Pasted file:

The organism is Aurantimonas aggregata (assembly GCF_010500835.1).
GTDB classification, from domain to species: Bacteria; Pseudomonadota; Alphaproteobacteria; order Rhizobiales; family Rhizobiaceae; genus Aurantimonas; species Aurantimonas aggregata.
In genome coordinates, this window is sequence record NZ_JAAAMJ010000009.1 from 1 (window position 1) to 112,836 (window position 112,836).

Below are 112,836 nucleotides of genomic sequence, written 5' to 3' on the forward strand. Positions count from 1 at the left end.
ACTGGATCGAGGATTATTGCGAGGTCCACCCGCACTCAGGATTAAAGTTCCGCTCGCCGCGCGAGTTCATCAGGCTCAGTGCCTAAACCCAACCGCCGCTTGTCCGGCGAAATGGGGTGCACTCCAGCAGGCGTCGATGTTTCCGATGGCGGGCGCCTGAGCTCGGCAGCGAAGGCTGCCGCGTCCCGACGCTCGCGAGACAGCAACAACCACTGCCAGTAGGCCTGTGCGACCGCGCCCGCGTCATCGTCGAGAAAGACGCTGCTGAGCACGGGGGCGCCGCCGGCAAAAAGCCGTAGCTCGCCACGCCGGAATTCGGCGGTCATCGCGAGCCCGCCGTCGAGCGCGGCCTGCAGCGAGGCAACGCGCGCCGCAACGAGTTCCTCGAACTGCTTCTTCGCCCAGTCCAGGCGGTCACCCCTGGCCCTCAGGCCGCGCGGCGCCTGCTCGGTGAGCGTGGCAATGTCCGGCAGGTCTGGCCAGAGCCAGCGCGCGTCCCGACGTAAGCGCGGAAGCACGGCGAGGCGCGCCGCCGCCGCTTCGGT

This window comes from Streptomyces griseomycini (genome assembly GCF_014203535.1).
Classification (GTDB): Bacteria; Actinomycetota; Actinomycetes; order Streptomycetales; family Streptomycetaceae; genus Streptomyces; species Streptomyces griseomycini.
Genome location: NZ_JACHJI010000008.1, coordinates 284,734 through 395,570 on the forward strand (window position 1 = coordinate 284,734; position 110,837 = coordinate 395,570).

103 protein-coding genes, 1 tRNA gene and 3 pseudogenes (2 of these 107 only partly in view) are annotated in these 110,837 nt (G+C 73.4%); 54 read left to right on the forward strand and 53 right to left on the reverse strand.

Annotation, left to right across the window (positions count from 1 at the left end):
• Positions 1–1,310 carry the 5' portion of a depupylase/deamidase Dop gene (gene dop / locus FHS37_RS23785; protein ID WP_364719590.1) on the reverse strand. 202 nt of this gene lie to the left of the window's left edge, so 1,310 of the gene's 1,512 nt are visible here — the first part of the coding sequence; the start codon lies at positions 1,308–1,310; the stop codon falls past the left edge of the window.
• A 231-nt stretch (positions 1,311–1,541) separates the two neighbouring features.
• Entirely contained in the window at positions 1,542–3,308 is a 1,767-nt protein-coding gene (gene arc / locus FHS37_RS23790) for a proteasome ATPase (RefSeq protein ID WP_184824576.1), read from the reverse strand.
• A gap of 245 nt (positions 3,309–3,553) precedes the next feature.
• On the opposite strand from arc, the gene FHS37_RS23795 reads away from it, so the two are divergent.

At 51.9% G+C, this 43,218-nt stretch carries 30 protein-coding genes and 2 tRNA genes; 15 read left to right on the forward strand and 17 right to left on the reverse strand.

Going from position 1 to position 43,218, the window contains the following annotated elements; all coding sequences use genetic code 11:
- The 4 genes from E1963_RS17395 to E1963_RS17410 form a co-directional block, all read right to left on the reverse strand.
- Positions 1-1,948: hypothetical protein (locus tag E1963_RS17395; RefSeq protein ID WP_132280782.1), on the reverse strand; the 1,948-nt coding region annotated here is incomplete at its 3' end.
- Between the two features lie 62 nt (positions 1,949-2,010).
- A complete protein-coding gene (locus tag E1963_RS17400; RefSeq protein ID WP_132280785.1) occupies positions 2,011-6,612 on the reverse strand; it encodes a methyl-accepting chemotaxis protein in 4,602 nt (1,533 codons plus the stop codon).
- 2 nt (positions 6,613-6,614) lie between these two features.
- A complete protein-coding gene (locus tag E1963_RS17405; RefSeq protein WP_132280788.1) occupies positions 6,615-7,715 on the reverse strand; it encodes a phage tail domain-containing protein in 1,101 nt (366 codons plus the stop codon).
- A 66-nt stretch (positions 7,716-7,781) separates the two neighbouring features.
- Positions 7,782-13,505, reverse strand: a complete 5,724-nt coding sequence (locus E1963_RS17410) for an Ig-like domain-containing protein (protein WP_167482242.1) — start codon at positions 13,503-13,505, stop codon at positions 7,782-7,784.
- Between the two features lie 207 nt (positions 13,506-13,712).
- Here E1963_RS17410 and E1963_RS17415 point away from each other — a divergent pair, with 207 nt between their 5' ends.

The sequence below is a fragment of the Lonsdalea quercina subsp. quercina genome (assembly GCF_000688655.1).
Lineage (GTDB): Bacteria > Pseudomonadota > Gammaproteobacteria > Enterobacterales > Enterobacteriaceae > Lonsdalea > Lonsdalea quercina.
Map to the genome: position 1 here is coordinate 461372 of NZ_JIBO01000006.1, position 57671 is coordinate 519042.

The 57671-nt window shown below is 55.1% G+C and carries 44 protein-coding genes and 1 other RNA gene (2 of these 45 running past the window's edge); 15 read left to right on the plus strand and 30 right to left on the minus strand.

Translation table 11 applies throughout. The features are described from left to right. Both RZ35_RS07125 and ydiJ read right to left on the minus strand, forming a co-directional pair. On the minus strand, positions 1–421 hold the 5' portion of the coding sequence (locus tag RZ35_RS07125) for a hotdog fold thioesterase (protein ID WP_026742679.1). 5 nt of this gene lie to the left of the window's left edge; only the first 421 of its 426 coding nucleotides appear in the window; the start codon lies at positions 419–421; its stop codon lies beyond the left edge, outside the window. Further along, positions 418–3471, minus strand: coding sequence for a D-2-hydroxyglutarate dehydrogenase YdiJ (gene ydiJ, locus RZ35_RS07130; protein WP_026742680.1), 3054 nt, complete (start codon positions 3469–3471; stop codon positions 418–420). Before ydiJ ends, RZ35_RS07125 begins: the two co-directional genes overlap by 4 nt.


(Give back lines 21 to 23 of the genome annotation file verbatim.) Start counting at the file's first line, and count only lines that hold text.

- A complete protein-coding gene (locus tag E1963_RS17400; RefSeq protein ID WP_132280785.1) occupies positions 2,011-6,612 on the reverse strand; it encodes a methyl-accepting chemotaxis protein in 4,602 nt (1,533 codons plus the stop codon).
- 2 nt (positions 6,613-6,614) lie between these two features.
- A complete protein-coding gene (locus tag E1963_RS17405; RefSeq protein WP_132280788.1) occupies positions 6,615-7,715 on the reverse strand; it encodes a phage tail domain-containing protein in 1,101 nt (366 codons plus the stop codon).